The story of one of the most decorated soldiers in US military history, and All-American hero, Robert L. Howard starts with his first nomination for the highest military award, Medal of Honor. In next 13 months, he was nominated two more times, something done for no other soldier before.
But when he finally was awarded the Medal of Honor in 1971, there was a virtual media blackout over the United States.
“The day that President Nixon draped the Medal of Honor’s pale blue ribbon around Howard’s neck, I sat before the TV in my parents’ living room watching the evening news. Coming on top of his previous decorations – the Distinguished Service Cross and multiple Silver and Bronze Stars, plus eight Purple Hearts – Howard’s combat awards exceeded those of Audie Murphy, America’s legendary World War II hero, until then our most highly decorated serviceman. At last, Howard would get his due.
I flipped station to station, but not one of the networks – not CBS or NBC or ABC – could find ten seconds to mention Captain Robert Howard or his indomitable courage. I found nothing about him in the newspapers. Twisted by the antiwar politics of that era, many in the media believed that to recognize a heroic act was to glorify war. They simply chose not to cover the ceremony. It might as well not have happened.”
For sure, the hero such was the Robert L. Howard deserved better. Here is just a bit of his heroic story, and a bit of the positive news coverage, one which comes 40 years overdue, that he should have received from a grateful nation in 1971. We will try to pay part of that debt.
Robert L. Howard’s Medal of Honor citation is below the video. As with all Medal of Honor citations, you will be amazed.
HOWARD, ROBERT L
Rank and organization: First Lieutenant, U.S. Army, 5th Special Forces Group (Airborne), 1st Special Forces
Place and date: Republic of Vietnam, 30 December 1968
For conspicuous gallantry and intrepidity in action at the risk of his life above and beyond the call of duty. 1st Lt. Howard (then SFC.), distinguished himself while serving as platoon sergeant of an American-Vietnamese platoon which was on a mission to rescue a missing American soldier in enemy controlled territory in the Republic of Vietnam.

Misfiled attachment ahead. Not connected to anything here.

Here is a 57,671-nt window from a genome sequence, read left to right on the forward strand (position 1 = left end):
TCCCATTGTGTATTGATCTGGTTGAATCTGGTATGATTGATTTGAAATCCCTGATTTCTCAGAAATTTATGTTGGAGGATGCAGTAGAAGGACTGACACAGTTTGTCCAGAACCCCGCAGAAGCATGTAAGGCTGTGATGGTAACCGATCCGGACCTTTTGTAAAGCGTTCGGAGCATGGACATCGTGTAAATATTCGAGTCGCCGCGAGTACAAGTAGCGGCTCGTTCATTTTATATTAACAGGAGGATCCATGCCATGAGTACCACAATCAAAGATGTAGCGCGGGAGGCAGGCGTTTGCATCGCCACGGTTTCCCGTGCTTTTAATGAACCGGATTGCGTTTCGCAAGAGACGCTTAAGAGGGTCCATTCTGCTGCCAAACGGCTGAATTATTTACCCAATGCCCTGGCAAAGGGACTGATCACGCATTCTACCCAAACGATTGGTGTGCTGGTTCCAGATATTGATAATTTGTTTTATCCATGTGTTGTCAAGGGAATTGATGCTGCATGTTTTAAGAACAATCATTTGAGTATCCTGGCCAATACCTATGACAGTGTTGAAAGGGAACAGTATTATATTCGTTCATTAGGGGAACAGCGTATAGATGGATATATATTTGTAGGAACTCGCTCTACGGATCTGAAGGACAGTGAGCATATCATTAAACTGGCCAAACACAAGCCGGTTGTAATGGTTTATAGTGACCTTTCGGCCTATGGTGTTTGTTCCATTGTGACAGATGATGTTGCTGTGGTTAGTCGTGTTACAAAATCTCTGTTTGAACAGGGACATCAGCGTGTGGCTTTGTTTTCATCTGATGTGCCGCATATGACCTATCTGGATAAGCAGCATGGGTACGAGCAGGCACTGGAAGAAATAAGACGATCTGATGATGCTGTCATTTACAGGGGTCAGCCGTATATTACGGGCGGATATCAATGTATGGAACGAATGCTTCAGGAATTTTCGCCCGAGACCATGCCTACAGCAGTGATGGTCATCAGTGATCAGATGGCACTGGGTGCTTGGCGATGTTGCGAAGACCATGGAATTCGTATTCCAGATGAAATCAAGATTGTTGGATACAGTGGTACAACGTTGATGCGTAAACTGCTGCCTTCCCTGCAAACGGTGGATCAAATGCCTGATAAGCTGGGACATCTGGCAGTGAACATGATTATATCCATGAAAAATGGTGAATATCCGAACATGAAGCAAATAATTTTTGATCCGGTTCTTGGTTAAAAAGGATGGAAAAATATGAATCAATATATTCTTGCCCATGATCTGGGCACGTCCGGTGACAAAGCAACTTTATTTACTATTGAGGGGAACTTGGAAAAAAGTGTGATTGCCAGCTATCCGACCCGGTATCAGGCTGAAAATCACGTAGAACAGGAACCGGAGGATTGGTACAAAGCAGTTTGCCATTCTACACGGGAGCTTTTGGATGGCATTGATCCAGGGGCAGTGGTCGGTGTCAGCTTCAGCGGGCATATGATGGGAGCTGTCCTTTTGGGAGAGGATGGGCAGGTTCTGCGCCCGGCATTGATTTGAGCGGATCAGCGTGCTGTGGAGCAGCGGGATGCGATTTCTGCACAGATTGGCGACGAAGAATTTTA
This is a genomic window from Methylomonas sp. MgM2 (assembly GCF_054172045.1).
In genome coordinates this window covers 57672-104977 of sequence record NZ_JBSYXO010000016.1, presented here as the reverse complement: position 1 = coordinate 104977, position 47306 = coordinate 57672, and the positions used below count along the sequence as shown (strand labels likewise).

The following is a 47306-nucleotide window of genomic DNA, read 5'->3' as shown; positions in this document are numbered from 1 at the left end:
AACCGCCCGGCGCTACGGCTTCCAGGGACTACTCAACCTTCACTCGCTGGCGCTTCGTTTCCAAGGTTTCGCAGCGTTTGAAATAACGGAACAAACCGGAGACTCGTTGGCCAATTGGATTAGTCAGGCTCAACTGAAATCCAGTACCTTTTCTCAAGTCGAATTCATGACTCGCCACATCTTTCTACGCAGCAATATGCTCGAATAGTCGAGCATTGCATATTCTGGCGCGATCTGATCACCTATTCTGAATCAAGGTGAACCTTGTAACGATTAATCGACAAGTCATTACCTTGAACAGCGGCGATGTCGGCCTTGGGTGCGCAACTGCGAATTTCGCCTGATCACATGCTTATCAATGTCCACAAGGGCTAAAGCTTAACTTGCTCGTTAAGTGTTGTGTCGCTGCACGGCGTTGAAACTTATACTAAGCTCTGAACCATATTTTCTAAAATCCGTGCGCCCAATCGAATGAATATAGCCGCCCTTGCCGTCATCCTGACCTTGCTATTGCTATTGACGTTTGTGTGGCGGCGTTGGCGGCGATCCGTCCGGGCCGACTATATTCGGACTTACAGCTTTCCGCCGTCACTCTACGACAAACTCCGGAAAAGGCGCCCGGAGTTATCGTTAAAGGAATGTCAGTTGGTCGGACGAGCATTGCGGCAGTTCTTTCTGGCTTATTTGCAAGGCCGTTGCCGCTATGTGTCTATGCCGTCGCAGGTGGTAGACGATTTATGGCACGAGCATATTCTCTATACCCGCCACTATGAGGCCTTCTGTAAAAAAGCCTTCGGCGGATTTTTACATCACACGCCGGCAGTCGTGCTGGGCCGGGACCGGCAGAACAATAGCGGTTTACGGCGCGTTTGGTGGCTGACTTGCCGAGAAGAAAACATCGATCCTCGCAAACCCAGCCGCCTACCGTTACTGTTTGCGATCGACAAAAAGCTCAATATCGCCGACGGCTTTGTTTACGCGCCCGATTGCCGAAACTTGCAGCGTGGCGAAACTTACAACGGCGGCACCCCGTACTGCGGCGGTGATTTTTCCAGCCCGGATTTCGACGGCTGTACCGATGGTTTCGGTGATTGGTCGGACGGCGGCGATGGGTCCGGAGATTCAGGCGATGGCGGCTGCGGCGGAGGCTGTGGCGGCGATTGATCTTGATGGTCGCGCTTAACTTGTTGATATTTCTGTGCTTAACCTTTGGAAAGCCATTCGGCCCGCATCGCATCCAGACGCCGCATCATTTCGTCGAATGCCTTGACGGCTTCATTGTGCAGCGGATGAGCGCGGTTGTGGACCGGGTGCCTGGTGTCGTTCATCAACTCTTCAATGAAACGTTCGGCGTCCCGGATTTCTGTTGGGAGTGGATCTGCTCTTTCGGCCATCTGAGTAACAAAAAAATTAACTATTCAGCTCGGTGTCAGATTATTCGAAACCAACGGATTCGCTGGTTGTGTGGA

The platoon had left its helicopter landing zone and was moving out on its mission when it was attacked by an estimated 2-company force. During the initial engagement, 1st Lt. Howard was wounded and his weapon destroyed by a grenade explosion. 1st Lt. Howard saw his platoon leader had been wounded seriously and was exposed to fire. Although unable to walk, and weaponless, 1st Lt. Howard unhesitatingly crawled through a hail of fire to retrieve his wounded leader.
As 1st Lt. Howard was administering first aid and removing the officer’s equipment, an enemy bullet struck 1 of the ammunition pouches on the lieutenant’s belt, detonating several magazines of ammunition. 1st Lt. Howard momentarily sought cover and then realizing that he must rejoin the platoon, which had been disorganized by the enemy attack, he again began dragging the seriously wounded officer toward the platoon area.
Through his outstanding example of indomitable courage and bravery, 1st Lt. Howard was able to rally the platoon into an organized defense force. With complete disregard for his safety, 1st Lt. Howard crawled from position to position, administering first aid to the wounded, giving encouragement to the defenders and directing their fire on the encircling enemy. For 3 1/2 hours 1st Lt. Howard’s small force and supporting aircraft successfully repulsed enemy attacks and finally were in sufficient control to permit the landing of rescue helicopters.
1st Lt. Howard personally supervised the loading of his men and did not leave the bullet-swept landing zone until all were aboard safely. 1st Lt. Howard’s gallantry in action, his complete devotion to the welfare of his men at the risk of his life were in keeping with the highest traditions of the military service and reflect great credit on himself, his unit, and the U.S. Army.
Robert L. Howard, a highly-decorated United States Army soldier and Medal of Honor recipient of the Vietnam War left this world on December 23, 2009, in Waco, Texas.